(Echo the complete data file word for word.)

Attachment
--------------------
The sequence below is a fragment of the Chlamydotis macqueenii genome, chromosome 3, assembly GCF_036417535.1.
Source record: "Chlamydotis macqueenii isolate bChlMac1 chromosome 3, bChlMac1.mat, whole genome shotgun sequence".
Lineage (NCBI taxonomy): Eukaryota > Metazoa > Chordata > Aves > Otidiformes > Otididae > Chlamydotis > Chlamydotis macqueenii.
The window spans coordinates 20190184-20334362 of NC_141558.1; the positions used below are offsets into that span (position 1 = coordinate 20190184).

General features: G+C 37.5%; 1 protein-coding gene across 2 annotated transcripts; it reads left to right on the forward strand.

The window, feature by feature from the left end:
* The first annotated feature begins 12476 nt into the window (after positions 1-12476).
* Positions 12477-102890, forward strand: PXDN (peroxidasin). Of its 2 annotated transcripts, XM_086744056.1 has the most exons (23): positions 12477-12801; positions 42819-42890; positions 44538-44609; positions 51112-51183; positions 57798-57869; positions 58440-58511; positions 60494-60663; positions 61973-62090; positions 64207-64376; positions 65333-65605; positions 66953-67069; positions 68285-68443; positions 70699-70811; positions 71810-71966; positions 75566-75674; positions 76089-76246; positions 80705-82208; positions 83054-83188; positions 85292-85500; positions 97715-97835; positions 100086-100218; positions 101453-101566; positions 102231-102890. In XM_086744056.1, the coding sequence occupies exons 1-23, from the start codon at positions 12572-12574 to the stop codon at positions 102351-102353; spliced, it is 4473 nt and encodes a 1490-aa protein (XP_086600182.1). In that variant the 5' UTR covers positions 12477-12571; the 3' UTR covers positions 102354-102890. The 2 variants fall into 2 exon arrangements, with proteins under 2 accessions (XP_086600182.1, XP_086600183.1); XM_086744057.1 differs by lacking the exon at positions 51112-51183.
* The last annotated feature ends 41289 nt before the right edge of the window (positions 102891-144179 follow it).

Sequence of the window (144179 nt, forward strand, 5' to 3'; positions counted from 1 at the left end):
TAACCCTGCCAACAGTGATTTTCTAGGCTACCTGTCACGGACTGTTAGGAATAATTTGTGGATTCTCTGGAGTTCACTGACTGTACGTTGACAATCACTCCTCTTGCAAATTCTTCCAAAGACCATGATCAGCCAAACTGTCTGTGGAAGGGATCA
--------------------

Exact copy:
The sequence below is a fragment of the Chlamydotis macqueenii genome, chromosome 3, assembly GCF_036417535.1.
Source record: "Chlamydotis macqueenii isolate bChlMac1 chromosome 3, bChlMac1.mat, whole genome shotgun sequence".
Lineage (NCBI taxonomy): Eukaryota > Metazoa > Chordata > Aves > Otidiformes > Otididae > Chlamydotis > Chlamydotis macqueenii.
The window spans coordinates 20190184-20334362 of NC_141558.1; the positions used below are offsets into that span (position 1 = coordinate 20190184).

General features: G+C 37.5%; 1 protein-coding gene across 2 annotated transcripts; it reads left to right on the forward strand.

The window, feature by feature from the left end:
* The first annotated feature begins 12476 nt into the window (after positions 1-12476).
* Positions 12477-102890, forward strand: PXDN (peroxidasin). Of its 2 annotated transcripts, XM_086744056.1 has the most exons (23): positions 12477-12801; positions 42819-42890; positions 44538-44609; positions 51112-51183; positions 57798-57869; positions 58440-58511; positions 60494-60663; positions 61973-62090; positions 64207-64376; positions 65333-65605; positions 66953-67069; positions 68285-68443; positions 70699-70811; positions 71810-71966; positions 75566-75674; positions 76089-76246; positions 80705-82208; positions 83054-83188; positions 85292-85500; positions 97715-97835; positions 100086-100218; positions 101453-101566; positions 102231-102890. In XM_086744056.1, the coding sequence occupies exons 1-23, from the start codon at positions 12572-12574 to the stop codon at positions 102351-102353; spliced, it is 4473 nt and encodes a 1490-aa protein (XP_086600182.1). In that variant the 5' UTR covers positions 12477-12571; the 3' UTR covers positions 102354-102890. The 2 variants fall into 2 exon arrangements, with proteins under 2 accessions (XP_086600182.1, XP_086600183.1); XM_086744057.1 differs by lacking the exon at positions 51112-51183.
* The last annotated feature ends 41289 nt before the right edge of the window (positions 102891-144179 follow it).

Sequence of the window (144179 nt, forward strand, 5' to 3'; positions counted from 1 at the left end):
TAACCCTGCCAACAGTGATTTTCTAGGCTACCTGTCACGGACTGTTAGGAATAATTTGTGGATTCTCTGGAGTTCACTGACTGTACGTTGACAATCACTCCTCTTGCAAATTCTTCCAAAGACCATGATCAGCCAAACTGTCTGTGGAAGGGATCA